The random rolling also meant we had a fairly random distribution of character classes; as it turned out, nobody qualified to be a bard or a ranger or a paladin or anything fancy like that, and nobody was particularly dextrous, so the party ended up comprised of two human fighters, a dwarven cleric and a human mage. (I requested that the players limit the number of demi-human PCs because I want the game to have a fairly human focus.) The fighter/fighter/cleric/mage breakdown makes the party particularly old school in a way, since the original D&D set didn’t have thieves, but it does give me a responsibility to be somewhat sensible when it comes to traps because the players have nobody who can detect traps on a whim; since the 2nd edition rules state that your movement rate decreases massively when you are in a dungeon or other potentially trap-filled environment because you are assumed to be carefully examining everything as you proceed, I think it’s fair to assume looking out for traps is a part of that, so I will make sure to include sufficient visual and other clues to the players to suggest that a trap may be present provided they pay attention (though if players choose to stick their heads into dark holes surrounded by bloodstains then there’s only so far I can go to protect them…). If a thief shows up in the party later then their Find Traps skill can be used to a) get more direct warnings from me that a trap is present and b) work out precisely what the trap does, whilst Remove Traps would allow them to dismantle traps painlessly and quietly without having to go through any sort of trial-and-error process. I’ll probably spend a little time browsing some OD&D blogs to get pointers on how other people have handled the thief-less game.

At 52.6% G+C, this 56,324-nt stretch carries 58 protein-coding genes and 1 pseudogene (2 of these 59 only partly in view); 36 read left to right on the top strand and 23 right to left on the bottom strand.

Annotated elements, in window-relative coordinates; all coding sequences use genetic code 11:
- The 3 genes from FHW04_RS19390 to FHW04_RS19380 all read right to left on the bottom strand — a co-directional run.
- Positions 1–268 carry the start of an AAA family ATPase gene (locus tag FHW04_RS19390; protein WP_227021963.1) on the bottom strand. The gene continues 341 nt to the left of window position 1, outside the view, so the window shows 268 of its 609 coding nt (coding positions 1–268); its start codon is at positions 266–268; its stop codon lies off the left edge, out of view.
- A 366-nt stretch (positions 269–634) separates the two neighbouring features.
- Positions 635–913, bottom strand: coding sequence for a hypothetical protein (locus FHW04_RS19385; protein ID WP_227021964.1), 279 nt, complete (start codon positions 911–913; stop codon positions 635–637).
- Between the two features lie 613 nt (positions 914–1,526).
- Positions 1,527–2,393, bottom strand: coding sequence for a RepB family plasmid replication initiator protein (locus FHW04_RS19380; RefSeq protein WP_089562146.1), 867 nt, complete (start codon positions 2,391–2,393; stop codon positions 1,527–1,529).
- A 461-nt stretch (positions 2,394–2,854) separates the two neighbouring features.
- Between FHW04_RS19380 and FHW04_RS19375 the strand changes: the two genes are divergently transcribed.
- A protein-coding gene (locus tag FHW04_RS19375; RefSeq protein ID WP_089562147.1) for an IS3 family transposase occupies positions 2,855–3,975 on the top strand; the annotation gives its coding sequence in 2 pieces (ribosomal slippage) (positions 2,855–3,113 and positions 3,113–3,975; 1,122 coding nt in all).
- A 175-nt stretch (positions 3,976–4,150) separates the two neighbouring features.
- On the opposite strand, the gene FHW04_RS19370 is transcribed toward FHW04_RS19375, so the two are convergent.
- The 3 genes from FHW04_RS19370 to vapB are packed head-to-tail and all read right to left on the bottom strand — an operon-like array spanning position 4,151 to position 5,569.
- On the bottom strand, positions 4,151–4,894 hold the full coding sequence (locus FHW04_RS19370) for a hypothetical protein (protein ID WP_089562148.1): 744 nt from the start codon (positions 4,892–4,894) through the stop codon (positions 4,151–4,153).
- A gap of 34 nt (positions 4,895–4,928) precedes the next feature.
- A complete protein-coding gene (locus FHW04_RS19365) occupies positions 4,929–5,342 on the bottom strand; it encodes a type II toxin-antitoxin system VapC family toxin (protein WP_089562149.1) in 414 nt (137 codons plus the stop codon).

Oh, and another little houserule I’m using is that weapon proficiences are out but fighters can buy weapon specialisations at around the same speed as they’d be able to under the weapon proficiency rules (2 at first level, and an additional one every six levels), and both fighters have chosen to specialise in different varieties of polearm. Gary would be so proud.
Stuff I learned from the character gen session:
- My Method I/II stat-rolling mashup seems to be a nice compromise between insulting players from getting a run of crappy stats but at the same time ensuring that characters with very high stats continue to be a rarity.
- Secondary Skills – a holdover from 1E which was rather glossed over in the 2E Player’s Handbook in favour of the non-weapon proficiency system, but which I’ve opted to use instead because NWPs are kind of a backdoor to working in a skills system to TSR-era D&D, which I don’t think is a good fit – are actually really good at helping players turn their bunch of random rolls into a distinctive character background. We effectively used the Secondary Skill roll to have a guess at the sort of social background people’s PCs came from, which worked quite well – Shim’s family were clearly frontiersmen of some sort because they taught him to fish and trap animals and prepare and sell furs, Dan came from a family of shipwrights so his fighter probably hails from the docks, which nudged him into deciding to play a city watchman, and so on. One player rolled “no useful secondary skill” but made the best of it by deciding that meant his wizard was a wealthy layabout whose family were able to pay for tuition at the college of wizardry.
- The Complete [Class Name]’s Handbook series, at least for the core four, was obsessed with making sure each class had at least one “Amazon” kit available to it. You can run an all-Amazon campaign if you want to. (Well, obviously this was always an option. But TSR were happy to underline the point by providing game-mechanical support for it.)
- Drawing dicks on the map in Roll20 is funny even if you’re the DM.